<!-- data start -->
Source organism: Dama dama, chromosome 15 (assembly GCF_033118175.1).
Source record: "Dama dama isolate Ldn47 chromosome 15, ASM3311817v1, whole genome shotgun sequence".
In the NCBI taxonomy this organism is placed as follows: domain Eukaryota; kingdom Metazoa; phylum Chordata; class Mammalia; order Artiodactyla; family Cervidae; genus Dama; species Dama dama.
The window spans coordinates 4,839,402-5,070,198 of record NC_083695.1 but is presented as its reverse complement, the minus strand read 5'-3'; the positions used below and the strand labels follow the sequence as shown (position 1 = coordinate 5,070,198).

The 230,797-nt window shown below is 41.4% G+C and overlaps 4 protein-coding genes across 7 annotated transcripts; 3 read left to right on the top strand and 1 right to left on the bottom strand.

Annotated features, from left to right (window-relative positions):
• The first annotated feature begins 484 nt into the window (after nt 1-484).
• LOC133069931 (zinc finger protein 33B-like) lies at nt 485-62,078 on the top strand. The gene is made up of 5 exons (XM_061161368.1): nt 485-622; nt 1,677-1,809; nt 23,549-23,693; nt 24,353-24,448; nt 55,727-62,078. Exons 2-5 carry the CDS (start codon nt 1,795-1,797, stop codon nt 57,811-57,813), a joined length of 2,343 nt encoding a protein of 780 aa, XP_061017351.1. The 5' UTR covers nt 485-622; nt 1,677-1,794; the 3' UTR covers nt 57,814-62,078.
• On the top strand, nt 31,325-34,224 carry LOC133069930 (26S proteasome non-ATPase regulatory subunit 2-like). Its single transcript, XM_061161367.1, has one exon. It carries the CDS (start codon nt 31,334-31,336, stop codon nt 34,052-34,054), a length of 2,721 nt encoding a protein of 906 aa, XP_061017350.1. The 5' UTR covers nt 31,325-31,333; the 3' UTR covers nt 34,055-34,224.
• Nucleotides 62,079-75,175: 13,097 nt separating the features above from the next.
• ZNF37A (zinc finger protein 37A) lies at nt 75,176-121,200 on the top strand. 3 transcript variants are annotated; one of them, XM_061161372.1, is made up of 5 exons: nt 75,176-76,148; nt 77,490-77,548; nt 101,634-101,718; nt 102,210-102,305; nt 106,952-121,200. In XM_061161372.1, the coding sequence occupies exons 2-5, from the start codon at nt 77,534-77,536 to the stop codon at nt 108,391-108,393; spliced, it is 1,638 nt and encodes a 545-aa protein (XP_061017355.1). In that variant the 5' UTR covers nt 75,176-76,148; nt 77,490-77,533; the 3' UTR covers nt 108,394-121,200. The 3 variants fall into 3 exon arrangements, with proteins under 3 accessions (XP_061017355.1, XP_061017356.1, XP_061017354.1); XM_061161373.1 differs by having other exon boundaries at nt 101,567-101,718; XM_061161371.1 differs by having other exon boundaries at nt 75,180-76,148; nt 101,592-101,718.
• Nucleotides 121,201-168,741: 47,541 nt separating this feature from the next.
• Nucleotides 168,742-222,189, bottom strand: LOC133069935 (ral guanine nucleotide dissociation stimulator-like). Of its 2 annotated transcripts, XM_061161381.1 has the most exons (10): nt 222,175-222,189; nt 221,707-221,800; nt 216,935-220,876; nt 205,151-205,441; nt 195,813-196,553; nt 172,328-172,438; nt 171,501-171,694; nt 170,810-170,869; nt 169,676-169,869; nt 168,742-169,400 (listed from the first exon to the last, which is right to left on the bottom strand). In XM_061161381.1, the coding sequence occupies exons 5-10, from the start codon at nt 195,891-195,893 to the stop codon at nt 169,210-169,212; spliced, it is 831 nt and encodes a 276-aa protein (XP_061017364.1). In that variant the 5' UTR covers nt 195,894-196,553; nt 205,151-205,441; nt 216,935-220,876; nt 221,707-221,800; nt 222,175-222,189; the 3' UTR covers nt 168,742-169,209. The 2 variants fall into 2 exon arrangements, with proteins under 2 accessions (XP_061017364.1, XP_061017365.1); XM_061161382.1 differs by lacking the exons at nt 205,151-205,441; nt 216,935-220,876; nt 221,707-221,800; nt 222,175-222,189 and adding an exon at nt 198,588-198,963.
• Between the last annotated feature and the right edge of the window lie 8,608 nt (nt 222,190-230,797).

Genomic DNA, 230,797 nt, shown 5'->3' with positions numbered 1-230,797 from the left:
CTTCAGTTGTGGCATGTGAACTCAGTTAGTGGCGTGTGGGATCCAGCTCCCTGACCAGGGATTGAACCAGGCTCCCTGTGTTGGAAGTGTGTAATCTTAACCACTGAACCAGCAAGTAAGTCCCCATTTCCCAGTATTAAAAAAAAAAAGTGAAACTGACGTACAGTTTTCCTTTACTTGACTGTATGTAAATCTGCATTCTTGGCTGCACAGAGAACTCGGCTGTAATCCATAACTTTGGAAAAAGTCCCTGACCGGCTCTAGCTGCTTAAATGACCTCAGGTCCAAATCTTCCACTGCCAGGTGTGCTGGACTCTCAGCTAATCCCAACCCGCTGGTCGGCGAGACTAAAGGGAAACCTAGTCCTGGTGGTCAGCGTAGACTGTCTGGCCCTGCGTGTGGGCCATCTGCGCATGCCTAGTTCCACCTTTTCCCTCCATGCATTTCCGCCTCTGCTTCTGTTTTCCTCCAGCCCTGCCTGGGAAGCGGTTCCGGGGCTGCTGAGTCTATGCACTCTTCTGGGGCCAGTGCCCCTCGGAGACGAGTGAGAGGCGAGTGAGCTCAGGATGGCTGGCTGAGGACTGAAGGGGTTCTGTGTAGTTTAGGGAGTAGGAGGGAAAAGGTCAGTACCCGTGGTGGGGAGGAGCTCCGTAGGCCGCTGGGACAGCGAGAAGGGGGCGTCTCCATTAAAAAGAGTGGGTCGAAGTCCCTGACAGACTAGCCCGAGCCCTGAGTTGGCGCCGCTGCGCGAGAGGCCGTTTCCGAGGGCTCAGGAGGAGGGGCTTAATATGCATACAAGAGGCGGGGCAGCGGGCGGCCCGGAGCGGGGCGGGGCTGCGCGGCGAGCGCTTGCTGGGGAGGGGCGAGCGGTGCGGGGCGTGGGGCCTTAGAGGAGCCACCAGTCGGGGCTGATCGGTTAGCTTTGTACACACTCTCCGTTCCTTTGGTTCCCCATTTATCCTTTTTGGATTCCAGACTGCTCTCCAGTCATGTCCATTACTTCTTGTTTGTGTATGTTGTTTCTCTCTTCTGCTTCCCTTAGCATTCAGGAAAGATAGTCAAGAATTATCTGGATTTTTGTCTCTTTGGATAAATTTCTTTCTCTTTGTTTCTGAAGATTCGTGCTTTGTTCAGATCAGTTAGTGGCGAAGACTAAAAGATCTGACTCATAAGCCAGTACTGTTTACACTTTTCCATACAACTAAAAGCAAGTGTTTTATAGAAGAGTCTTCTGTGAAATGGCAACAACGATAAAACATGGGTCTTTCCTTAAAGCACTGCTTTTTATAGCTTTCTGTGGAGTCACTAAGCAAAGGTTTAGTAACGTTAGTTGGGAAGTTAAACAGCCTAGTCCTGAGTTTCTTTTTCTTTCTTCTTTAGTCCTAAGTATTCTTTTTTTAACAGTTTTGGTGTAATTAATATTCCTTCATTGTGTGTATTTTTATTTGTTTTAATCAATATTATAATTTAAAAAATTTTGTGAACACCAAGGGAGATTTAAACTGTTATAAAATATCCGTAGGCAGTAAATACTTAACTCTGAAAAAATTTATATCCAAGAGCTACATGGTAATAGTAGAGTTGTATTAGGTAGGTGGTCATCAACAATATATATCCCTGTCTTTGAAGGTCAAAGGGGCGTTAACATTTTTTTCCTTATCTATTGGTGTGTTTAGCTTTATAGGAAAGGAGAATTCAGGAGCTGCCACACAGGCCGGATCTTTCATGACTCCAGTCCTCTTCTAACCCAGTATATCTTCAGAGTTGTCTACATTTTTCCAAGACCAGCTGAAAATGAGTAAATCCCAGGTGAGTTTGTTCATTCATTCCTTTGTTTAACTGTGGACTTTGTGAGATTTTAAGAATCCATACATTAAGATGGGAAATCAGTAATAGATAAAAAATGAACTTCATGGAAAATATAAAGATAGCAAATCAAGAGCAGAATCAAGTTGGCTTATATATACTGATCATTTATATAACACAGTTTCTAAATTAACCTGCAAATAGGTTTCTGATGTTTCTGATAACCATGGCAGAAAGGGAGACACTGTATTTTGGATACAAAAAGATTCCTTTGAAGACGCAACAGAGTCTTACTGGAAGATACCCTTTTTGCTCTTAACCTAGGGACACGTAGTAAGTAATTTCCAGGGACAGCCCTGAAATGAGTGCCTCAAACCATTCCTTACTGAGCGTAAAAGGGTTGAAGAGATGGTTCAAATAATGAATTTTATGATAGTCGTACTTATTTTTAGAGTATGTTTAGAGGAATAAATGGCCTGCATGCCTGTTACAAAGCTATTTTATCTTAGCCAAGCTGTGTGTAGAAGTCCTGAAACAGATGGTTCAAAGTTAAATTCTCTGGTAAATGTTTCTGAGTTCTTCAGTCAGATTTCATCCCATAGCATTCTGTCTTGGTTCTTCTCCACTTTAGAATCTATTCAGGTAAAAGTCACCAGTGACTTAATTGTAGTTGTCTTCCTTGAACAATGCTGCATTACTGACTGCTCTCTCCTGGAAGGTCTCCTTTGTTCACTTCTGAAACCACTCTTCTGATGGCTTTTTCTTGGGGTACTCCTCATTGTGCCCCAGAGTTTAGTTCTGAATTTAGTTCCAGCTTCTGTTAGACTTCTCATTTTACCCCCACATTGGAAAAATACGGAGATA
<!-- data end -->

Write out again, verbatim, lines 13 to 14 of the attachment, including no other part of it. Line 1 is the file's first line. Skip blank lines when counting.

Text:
• Nucleotides 168,742-222,189, bottom strand: LOC133069935 (ral guanine nucleotide dissociation stimulator-like). Of its 2 annotated transcripts, XM_061161381.1 has the most exons (10): nt 222,175-222,189; nt 221,707-221,800; nt 216,935-220,876; nt 205,151-205,441; nt 195,813-196,553; nt 172,328-172,438; nt 171,501-171,694; nt 170,810-170,869; nt 169,676-169,869; nt 168,742-169,400 (listed from the first exon to the last, which is right to left on the bottom strand). In XM_061161381.1, the coding sequence occupies exons 5-10, from the start codon at nt 195,891-195,893 to the stop codon at nt 169,210-169,212; spliced, it is 831 nt and encodes a 276-aa protein (XP_061017364.1). In that variant the 5' UTR covers nt 195,894-196,553; nt 205,151-205,441; nt 216,935-220,876; nt 221,707-221,800; nt 222,175-222,189; the 3' UTR covers nt 168,742-169,209. The 2 variants fall into 2 exon arrangements, with proteins under 2 accessions (XP_061017364.1, XP_061017365.1); XM_061161382.1 differs by lacking the exons at nt 205,151-205,441; nt 216,935-220,876; nt 221,707-221,800; nt 222,175-222,189 and adding an exon at nt 198,588-198,963.
• Between the last annotated feature and the right edge of the window lie 8,608 nt (nt 222,190-230,797).